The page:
The rising cost of living is difficult for many of our students, and we understand that some extra help may be needed at this time. Here are some student tips to help you save on your food shop.
(1) Plan your weekly budget
The best place to start is having a weekly budget to work out how much you can realistically afford to spend each week on food. Start by working out your income – whether you have a part-time job or you’re getting money from your parents, every income you have should be accounted for. You’ll then need to make a note of your regular expenses and subtract this from your income. This should then leave you with the amount you have available for food, activities, shopping, and anything else you need to buy over the week. Make sure you set aside a fair amount for food and necessities, and use this weekly budget to inform your spending decisions and plan your food shopping accordingly.
(2) Take stock and make a list
Make sure you check your cupboards before you head to the shop so you don’t buy duplicate items that you won’t need, and jot down any ingredients you’re missing. This also helps you use up food before it goes out of date. Try to plan what meals you might like to have for the week and make a list of what you need. It can also be helpful to make extra food so you have leftovers for the next day’s lunch. Making a list of what you actually need will help to keep you on track with your shopping.
(3) Do your food shop in the evenings
Most supermarkets start reducing the price of food after about 18:00 so that they can get rid of stock before the end of the day, and make things cheaper that they will no longer be able to sell as ‘fresh’ the next morning. This is great for getting a cheaper food shop – the food will still be fine to eat, just less expensive.
(4) If you can, buy in bulk
Buying in bulk can work out cheaper in the long run. For items with a long shelf life that you know you’ll use – like pasta, rice, and washing up liquid – it’s cheaper and easier to buy larger quantities than to keep getting small packets. Look out for the price per kg or per litre on these items to make sure you’re getting a good deal. If you can afford it, it can make more sense to bulk buy items once rather than buying smaller amounts of items each week.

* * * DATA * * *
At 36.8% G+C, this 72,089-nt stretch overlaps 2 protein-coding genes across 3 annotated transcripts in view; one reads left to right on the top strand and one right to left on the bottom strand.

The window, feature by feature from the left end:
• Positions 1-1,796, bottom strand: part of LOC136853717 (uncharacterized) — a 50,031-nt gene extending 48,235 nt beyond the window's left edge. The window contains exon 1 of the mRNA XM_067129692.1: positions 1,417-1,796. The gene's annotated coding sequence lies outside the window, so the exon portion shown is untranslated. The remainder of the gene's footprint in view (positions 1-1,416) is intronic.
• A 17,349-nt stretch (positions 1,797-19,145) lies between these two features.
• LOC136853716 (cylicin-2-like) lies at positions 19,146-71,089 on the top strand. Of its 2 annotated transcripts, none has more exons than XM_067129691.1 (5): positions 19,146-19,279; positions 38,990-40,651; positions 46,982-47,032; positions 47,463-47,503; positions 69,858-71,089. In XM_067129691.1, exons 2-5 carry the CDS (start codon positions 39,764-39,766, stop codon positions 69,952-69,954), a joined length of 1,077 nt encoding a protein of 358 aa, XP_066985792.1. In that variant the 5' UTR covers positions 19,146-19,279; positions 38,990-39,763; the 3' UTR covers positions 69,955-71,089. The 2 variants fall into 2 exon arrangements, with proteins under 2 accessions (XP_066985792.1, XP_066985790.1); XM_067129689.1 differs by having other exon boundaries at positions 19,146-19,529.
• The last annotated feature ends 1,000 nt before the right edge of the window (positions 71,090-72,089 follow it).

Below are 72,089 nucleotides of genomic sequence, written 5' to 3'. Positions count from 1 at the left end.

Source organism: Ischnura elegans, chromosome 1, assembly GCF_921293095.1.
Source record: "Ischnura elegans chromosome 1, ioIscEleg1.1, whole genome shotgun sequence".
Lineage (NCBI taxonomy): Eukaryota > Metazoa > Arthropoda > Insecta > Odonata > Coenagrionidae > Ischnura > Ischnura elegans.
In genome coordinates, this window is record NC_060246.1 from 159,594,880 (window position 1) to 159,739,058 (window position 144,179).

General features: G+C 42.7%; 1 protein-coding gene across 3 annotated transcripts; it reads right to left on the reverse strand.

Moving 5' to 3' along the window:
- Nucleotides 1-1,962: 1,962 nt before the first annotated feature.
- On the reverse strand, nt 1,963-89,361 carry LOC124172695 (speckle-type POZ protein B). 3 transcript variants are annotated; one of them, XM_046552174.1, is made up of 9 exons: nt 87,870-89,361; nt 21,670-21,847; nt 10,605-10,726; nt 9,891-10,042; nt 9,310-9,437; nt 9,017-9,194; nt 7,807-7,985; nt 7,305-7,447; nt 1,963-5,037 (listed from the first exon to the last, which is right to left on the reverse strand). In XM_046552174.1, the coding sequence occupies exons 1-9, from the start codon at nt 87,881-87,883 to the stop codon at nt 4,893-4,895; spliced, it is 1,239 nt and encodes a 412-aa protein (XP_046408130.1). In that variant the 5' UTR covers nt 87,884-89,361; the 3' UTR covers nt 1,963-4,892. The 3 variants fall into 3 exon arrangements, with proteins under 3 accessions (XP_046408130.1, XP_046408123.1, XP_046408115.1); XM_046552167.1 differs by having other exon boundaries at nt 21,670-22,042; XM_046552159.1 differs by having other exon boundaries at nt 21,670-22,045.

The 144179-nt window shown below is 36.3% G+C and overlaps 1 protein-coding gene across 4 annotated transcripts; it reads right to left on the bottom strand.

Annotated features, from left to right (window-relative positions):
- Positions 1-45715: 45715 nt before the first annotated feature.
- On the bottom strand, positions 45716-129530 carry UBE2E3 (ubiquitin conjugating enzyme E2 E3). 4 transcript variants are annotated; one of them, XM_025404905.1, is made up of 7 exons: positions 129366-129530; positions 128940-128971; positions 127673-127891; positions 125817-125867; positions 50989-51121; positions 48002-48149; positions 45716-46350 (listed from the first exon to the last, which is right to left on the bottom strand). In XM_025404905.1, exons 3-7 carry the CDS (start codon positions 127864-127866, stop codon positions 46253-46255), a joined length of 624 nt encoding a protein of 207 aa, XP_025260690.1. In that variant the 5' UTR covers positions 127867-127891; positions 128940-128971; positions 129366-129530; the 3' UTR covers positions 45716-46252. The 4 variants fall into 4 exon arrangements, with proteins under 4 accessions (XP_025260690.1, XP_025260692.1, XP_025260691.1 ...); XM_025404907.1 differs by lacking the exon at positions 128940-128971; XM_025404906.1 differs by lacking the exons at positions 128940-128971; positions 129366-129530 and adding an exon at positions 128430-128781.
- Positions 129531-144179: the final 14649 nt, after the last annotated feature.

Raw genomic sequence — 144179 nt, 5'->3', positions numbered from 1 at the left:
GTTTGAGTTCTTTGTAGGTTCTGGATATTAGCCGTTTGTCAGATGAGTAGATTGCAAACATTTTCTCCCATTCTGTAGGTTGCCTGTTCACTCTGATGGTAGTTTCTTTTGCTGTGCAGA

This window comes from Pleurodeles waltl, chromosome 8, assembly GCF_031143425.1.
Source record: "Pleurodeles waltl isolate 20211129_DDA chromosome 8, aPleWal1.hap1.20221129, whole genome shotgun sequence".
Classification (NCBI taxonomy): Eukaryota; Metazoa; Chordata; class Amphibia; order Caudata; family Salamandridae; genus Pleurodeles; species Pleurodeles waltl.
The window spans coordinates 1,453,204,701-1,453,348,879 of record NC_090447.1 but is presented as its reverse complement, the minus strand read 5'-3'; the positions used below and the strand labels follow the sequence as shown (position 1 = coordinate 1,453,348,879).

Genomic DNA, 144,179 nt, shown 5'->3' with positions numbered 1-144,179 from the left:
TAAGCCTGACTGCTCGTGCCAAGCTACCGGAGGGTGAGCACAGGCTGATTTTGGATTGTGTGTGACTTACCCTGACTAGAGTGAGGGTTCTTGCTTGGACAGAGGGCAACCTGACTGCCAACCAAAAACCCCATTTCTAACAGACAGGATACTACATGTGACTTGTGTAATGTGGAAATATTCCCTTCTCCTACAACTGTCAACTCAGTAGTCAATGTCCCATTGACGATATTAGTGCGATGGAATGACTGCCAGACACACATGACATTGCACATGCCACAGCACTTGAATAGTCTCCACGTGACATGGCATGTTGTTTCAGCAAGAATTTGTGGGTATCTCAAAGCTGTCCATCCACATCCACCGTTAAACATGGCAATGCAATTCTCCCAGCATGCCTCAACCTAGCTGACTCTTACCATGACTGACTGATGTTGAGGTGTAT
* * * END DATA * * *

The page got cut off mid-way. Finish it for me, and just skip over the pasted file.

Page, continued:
(5) Keep an eye out for student discounts and cheap deals
There are lots of money-saving discounts online and in stores. As students, you should be able to access student discounts for a range of shops and restaurants, so make sure you always ask if this is available when shopping. For discounts on the Canterbury campus, grab yourself a Totum discount card or a Co-op membership to access rewards and offers in our two Co-op stores. It’s also a good idea to do your food shops at cheaper supermarkets (like Aldi and Lidl) if possible, as this will save you a lot of money in the long-run.
If you’re still struggling, please reach out to our Student Support and Wellbeing team for help. You can also access Kent Union’s Campus Pantry at Mandela Student Centre, and can speak to their Advice Service about any extra support or advice you might need. We also offer a range of emergency financial support options.
For more information on budgeting, check out our Budgeting Guide.